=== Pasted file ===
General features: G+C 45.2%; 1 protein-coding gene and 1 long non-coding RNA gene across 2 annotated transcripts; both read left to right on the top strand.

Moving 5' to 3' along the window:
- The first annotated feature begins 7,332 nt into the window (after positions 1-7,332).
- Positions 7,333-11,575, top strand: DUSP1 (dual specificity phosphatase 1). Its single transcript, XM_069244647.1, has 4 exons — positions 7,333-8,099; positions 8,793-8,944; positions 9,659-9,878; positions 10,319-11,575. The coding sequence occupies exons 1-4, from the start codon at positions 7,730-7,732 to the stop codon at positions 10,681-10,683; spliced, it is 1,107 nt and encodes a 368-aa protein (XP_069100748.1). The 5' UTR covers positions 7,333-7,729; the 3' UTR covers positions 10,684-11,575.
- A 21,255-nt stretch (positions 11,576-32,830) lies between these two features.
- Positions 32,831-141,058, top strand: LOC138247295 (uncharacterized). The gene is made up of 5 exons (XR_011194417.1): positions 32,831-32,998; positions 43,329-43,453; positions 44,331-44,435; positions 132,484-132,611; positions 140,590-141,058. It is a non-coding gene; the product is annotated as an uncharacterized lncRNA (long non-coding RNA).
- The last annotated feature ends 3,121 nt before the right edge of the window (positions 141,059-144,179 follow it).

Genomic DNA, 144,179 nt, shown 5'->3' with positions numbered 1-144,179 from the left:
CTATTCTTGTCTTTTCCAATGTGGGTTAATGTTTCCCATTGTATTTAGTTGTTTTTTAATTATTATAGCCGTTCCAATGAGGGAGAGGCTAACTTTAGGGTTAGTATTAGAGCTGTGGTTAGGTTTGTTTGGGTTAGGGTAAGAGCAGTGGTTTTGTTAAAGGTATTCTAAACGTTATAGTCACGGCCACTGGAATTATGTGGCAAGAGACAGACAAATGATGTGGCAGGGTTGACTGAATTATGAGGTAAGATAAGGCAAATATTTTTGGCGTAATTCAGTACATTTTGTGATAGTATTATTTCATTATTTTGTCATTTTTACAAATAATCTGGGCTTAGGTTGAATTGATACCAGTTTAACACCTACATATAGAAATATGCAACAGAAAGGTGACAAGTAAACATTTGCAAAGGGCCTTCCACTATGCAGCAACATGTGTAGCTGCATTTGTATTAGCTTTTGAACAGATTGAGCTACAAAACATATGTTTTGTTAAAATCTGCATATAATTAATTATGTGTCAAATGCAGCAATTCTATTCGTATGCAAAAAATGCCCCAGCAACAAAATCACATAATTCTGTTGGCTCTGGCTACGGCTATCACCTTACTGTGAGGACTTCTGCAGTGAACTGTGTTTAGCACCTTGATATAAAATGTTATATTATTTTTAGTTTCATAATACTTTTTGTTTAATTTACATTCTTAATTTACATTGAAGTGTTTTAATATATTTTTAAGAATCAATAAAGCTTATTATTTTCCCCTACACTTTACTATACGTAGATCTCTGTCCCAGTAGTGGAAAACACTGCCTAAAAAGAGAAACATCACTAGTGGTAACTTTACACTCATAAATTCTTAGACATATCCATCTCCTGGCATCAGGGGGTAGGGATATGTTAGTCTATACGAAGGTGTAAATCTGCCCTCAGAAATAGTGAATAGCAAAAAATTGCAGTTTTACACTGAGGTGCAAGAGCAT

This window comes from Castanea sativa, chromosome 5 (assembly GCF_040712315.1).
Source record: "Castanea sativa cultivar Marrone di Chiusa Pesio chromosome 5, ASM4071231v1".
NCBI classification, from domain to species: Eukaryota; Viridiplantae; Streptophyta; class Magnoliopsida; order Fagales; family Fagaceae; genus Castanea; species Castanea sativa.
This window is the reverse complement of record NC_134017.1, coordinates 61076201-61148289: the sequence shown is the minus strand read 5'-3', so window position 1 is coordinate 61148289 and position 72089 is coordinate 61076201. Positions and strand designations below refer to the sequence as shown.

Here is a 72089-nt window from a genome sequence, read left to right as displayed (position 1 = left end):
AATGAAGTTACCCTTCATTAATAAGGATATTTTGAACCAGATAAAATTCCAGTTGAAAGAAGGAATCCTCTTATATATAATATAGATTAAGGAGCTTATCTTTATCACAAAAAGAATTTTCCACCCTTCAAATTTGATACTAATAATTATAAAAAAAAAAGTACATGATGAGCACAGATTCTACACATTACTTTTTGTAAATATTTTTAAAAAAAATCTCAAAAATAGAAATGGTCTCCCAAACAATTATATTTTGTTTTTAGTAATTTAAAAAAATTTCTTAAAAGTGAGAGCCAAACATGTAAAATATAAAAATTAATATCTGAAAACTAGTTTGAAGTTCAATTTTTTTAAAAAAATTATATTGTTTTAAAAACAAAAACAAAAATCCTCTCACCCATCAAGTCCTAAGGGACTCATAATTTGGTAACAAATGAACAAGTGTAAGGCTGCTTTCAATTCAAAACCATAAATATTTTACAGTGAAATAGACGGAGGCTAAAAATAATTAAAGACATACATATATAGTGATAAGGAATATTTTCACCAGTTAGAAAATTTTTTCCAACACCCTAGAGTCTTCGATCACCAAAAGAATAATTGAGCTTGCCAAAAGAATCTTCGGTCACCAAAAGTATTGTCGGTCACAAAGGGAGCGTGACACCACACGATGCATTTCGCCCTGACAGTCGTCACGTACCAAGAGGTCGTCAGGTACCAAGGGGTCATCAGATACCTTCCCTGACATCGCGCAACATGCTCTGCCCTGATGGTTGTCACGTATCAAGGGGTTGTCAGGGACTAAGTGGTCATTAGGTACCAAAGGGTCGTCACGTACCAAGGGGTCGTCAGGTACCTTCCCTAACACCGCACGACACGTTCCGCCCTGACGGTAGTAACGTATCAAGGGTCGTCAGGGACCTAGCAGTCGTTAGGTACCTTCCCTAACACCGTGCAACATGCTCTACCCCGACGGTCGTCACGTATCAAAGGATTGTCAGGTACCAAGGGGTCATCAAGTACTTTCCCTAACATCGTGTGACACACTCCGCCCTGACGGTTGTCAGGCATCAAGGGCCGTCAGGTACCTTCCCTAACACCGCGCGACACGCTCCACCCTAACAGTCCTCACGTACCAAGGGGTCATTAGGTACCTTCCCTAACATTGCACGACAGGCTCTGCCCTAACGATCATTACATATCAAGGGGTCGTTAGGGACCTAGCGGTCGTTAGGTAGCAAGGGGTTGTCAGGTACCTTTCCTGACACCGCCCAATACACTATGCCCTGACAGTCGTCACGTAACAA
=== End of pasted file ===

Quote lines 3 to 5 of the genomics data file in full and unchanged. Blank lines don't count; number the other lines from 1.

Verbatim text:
- The first annotated feature begins 7,332 nt into the window (after positions 1-7,332).
- Positions 7,333-11,575, top strand: DUSP1 (dual specificity phosphatase 1). Its single transcript, XM_069244647.1, has 4 exons — positions 7,333-8,099; positions 8,793-8,944; positions 9,659-9,878; positions 10,319-11,575. The coding sequence occupies exons 1-4, from the start codon at positions 7,730-7,732 to the stop codon at positions 10,681-10,683; spliced, it is 1,107 nt and encodes a 368-aa protein (XP_069100748.1). The 5' UTR covers positions 7,333-7,729; the 3' UTR covers positions 10,684-11,575.
- A 21,255-nt stretch (positions 11,576-32,830) lies between these two features.